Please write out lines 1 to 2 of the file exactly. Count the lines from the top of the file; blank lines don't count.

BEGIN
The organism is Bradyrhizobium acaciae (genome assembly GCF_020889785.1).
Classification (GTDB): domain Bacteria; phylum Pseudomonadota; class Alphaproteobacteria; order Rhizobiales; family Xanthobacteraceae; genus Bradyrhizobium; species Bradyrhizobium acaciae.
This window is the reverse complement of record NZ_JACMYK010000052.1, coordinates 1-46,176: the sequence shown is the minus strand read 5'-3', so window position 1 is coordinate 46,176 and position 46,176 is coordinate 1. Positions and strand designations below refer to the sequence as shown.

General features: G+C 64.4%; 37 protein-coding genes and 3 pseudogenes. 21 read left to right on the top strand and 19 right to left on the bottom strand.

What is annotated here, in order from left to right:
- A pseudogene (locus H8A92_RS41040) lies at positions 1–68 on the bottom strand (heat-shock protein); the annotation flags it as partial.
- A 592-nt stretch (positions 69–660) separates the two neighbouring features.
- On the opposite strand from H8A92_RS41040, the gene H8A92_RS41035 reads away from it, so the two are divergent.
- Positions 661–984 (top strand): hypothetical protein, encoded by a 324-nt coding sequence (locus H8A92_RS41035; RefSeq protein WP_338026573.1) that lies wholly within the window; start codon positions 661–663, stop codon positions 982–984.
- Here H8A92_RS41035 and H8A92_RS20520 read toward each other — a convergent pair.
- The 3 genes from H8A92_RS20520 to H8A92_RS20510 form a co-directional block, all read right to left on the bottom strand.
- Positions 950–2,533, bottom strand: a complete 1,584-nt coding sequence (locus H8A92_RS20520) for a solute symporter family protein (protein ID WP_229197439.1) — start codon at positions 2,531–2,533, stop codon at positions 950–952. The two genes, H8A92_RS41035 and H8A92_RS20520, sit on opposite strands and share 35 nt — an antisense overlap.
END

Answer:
The organism is Bradyrhizobium acaciae (genome assembly GCF_020889785.1).
Classification (GTDB): domain Bacteria; phylum Pseudomonadota; class Alphaproteobacteria; order Rhizobiales; family Xanthobacteraceae; genus Bradyrhizobium; species Bradyrhizobium acaciae.